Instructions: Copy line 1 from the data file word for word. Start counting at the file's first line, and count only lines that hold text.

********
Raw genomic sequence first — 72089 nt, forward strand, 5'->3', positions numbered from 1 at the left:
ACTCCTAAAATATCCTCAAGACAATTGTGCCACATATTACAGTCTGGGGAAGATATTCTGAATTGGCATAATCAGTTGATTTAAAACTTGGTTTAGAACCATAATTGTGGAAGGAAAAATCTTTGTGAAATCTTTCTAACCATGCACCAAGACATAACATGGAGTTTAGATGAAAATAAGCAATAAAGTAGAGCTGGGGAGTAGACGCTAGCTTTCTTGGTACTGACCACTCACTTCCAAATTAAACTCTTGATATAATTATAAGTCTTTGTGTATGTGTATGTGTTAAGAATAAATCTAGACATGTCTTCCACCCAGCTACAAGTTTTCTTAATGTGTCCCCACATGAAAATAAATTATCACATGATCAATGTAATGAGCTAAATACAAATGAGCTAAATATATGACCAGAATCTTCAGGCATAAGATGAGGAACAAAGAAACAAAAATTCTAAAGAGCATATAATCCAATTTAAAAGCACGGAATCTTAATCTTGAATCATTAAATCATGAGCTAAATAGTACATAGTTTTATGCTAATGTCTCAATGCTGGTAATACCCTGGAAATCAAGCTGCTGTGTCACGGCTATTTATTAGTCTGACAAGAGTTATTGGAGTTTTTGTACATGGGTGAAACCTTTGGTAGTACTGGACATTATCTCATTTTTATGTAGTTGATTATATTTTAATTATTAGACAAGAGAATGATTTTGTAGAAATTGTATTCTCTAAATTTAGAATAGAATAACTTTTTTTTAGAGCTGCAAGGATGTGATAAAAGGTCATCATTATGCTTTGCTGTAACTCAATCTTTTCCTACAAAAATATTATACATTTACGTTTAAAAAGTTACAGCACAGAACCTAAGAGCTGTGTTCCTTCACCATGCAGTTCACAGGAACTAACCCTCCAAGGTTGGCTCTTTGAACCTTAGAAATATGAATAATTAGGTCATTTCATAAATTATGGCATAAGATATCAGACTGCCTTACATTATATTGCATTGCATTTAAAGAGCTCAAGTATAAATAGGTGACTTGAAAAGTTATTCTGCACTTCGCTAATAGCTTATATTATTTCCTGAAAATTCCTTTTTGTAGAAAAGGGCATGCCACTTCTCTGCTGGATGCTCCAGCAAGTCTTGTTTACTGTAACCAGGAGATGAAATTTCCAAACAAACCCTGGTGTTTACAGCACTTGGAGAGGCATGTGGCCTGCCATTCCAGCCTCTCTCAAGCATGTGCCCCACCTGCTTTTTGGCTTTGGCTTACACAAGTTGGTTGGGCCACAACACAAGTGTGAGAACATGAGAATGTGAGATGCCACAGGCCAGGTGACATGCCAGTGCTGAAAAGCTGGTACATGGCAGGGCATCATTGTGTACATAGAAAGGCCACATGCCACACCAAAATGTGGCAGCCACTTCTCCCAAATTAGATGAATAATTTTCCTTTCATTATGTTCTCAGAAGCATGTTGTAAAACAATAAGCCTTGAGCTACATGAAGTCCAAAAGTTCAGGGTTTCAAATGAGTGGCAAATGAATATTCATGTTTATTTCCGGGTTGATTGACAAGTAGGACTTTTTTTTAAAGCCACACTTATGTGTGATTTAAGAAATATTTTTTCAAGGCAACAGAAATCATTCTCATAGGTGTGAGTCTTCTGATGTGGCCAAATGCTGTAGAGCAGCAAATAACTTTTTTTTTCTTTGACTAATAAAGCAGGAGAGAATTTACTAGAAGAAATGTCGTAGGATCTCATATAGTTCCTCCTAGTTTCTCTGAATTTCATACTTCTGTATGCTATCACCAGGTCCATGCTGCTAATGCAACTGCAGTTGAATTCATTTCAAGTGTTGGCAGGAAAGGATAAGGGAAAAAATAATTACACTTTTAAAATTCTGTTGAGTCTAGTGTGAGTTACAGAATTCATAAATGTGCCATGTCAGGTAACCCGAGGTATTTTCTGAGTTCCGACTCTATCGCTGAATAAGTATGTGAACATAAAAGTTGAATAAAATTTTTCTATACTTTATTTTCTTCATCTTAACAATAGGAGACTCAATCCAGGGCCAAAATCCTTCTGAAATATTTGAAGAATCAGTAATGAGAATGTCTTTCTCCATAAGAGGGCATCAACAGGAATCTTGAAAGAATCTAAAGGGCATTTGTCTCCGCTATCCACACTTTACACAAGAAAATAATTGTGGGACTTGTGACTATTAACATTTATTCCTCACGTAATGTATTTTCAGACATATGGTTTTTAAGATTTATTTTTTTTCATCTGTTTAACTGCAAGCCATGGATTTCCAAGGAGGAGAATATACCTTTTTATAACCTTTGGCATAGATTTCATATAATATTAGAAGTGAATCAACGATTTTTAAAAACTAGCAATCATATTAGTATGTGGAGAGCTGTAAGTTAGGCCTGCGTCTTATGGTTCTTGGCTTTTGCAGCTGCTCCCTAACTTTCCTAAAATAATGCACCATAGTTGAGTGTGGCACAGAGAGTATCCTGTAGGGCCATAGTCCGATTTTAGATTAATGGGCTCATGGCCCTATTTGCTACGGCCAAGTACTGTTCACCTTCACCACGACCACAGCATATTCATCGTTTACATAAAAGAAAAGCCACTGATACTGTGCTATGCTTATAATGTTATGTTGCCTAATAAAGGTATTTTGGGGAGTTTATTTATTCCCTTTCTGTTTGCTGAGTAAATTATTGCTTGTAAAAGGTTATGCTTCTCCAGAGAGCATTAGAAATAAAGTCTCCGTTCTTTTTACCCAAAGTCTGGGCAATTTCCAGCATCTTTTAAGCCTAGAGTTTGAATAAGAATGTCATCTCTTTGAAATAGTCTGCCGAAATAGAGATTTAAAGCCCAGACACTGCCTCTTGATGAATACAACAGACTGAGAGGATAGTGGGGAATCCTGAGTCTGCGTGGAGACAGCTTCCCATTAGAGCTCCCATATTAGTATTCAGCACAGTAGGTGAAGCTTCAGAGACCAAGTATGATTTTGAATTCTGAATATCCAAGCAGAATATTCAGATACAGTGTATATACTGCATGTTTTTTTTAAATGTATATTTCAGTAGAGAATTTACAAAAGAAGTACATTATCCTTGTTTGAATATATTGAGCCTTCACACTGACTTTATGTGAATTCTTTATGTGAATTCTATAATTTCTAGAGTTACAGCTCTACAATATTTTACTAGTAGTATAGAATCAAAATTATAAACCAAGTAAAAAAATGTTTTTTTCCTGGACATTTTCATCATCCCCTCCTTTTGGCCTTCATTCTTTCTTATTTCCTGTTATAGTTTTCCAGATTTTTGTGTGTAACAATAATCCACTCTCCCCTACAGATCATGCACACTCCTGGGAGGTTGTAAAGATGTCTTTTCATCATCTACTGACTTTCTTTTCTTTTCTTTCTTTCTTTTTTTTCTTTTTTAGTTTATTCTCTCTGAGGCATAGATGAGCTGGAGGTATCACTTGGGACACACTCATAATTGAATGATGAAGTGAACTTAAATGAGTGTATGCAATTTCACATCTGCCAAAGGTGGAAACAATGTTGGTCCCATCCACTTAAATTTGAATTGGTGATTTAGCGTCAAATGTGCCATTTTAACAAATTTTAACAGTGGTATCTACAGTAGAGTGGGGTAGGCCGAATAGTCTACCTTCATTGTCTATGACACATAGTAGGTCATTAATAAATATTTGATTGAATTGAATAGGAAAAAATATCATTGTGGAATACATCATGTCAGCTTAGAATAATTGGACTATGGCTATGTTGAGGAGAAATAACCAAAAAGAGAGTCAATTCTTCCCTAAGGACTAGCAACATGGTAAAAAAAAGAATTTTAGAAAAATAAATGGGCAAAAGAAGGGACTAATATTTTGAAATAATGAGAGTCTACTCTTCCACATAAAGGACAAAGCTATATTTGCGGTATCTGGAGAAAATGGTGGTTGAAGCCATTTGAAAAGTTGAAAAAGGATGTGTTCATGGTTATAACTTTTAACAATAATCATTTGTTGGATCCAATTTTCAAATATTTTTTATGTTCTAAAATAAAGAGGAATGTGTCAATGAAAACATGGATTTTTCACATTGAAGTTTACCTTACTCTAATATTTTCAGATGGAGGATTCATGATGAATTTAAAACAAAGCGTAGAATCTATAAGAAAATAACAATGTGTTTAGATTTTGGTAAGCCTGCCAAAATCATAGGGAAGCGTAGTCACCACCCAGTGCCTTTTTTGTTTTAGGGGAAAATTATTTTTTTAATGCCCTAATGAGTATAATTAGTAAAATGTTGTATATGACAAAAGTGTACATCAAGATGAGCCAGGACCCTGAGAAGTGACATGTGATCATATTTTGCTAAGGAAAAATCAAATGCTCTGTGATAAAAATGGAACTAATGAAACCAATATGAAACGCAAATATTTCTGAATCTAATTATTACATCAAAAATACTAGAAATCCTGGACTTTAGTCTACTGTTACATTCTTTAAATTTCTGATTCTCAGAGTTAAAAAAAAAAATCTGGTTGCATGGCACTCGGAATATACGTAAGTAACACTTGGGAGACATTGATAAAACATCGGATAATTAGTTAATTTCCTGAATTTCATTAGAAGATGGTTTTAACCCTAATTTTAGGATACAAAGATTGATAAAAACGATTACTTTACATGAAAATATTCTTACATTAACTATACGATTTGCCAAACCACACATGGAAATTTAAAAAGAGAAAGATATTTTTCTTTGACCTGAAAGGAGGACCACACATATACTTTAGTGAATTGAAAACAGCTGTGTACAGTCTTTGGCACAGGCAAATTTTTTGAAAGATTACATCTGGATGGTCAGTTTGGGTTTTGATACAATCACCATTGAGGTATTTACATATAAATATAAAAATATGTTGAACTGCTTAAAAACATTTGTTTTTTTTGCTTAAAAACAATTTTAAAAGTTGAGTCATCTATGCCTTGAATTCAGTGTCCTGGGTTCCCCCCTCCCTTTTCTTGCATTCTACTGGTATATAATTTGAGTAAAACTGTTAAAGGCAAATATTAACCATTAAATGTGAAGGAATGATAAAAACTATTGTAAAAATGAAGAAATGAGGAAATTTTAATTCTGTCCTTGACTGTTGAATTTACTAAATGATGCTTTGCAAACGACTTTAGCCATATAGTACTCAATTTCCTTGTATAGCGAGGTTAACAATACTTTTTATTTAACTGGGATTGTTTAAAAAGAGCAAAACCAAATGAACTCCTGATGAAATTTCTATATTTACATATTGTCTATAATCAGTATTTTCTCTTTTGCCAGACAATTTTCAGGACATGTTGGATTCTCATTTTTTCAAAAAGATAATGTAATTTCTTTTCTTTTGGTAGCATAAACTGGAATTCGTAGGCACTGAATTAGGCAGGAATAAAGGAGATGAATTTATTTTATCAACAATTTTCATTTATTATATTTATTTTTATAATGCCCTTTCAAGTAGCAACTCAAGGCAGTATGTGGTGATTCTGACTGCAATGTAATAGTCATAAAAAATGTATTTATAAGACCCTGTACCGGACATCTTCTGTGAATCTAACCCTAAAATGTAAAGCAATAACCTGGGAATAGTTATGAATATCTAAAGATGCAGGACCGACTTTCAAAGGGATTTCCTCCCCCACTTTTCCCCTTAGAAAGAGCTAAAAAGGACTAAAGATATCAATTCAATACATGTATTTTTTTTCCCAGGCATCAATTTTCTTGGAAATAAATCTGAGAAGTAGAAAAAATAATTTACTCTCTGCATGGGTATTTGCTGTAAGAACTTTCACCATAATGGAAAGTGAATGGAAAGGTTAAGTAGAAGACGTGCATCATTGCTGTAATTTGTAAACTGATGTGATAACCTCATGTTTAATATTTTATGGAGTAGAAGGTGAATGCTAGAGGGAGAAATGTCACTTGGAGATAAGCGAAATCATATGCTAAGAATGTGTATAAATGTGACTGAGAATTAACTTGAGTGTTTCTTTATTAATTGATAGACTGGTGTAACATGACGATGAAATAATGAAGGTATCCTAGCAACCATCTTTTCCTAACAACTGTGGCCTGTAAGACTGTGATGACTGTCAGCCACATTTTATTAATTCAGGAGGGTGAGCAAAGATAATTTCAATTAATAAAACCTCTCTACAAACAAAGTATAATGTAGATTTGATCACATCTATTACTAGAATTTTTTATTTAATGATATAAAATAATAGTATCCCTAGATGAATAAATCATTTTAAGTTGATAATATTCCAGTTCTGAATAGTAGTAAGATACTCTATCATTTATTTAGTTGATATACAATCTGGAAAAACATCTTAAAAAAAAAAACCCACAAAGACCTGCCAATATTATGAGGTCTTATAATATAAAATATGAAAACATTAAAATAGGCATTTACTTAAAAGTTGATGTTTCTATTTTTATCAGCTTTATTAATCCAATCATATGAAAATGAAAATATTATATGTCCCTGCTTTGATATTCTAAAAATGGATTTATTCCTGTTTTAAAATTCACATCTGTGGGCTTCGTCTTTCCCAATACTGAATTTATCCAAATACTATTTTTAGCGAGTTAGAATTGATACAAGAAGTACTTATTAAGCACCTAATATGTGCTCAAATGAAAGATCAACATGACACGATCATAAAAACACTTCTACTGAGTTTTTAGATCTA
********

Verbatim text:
Raw genomic sequence first — 72089 nt, forward strand, 5'->3', positions numbered from 1 at the left: